Pennsylvania State University announced Tuesday that the roughly 22,000 faculty and staff at the university’s main campus must show proof of coronavirus vaccination by Dec. 8 — even if they are working remotely.

The announcement from Penn State president Eric Barron comes more than a month after President Joe Biden implemented a vaccine mandate for federal employees. Barron said the university holds more than 1,000 contracts at its University Park campus in Centre County alone, and he couched the new mandate as a necessary compliance measure to protect federal employees.

“For all practical intents and purposes, it has become evident that we must extend the mandate to all employees at University Park,” Barron said in a statement. “The great majority of Penn State employees report being vaccinated, which will accelerate compliance.”

The new measure doesn’t extend to Penn State’s other campuses — such as Abington and Brandywine — at this time. Barron said university leaders are “closely reviewing the Biden administration’s mandate and how it may apply to employees at other campuses and locations.”

University leaders deflected calls for a vaccine mandate well before Biden’s executive order, even as other schools established policies for faculty and staff.

The decision also follows months of pushback from staff over the lack of a vaccine mandate. In August, when the university resumed in-person classes, some professors protested by holding classes on Zoom.

The Coalition for a Just University, a faculty group that has been pressuring the university to require vaccines for months, said Tuesday’s decision came too late and questioned the motivations behind it.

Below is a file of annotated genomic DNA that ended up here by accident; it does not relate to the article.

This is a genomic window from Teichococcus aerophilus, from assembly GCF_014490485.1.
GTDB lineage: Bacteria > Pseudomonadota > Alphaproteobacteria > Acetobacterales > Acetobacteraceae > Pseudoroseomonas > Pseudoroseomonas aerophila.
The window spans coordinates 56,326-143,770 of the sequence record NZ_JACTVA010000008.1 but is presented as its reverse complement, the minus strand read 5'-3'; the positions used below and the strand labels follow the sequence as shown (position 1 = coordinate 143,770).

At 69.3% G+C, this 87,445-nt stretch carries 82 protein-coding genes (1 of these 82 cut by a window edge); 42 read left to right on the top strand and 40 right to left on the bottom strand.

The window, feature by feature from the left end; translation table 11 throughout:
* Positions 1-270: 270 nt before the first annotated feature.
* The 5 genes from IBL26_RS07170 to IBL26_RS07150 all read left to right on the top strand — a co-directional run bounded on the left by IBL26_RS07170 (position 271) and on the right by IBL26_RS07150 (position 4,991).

“Many of our faculty, staff, students, and community members have suffered because this administration has done the absolute minimum as required by law at the last possible moment,” the coalition said in a statement Tuesday. “This announcement appears designed to maintain funding as opposed to protect public health and safety.”

» READ MORE: The vaccination debate on college campuses. A mandate or not?

Kelly Wolgast, director the university’s COVID-19 Operations Control Center, disputed that characterization and said the university’s decision-making has been methodical.

“The health and safety of our faculty and students have always been the top priority,” Wolgast said, “and our processes so far have continued to work.”

Wolgast said viral spread on campus has been limited despite the surging delta variant. Penn State’s COVID-19 data dashboard indicates that, among the 10,000 coronavirus tests administered on campus statewide, less than 1% came back positive.

Still, thousands of coronavirus cases have erupted across Penn State’s two dozen campuses since last year. At least two students died from coronavirus-related complications prior to the university’s return to campus for the fall semester.

Penn State is the largest university in Pennsylvania, employing about 7,000 full-time faculty and enrolling some 90,000 undergraduate and graduate students.

The mandate does not extend to students — 40,000 of whom are enrolled at the University Park campus — unless they’re on university payroll, such as teaching assistants. Wolgast said school officials are not considering a vaccine requirement at this time for students, about 83% of whom are currently vaccinated, according to the university’s data dashboard.

Unvaccinated faculty and staff at the main campus must receive their final dose of the vaccine by Nov. 24 to meet the Dec. 8 deadline. More information on medical and religious exemptions for faculty and staff is forthcoming, Barron said.

Teamsters Local Union No. 8, which represents about 2,500 maintenance, hospitality, and landscaping workers at Penn State, took issue with the new mandate.

Union president Jonathan Light said the university met with union officials last week about the possibility of a mandate but didn’t inform them of the new policy until shortly before the announcement went out.

Light could not provide an estimate of how many union members remain unvaccinated but said a “large volume” of them were outraged.

“People are going to have to make difficult choices between what they believe in and feeding their families,” Light said.

The union clashed with university leadership over a mask mandate this summer but eventually reached an agreement. Light said he would seek a solution for his vaccine-reluctant members, but this time, the federal executive order on vaccinations gives the union less negotiating power.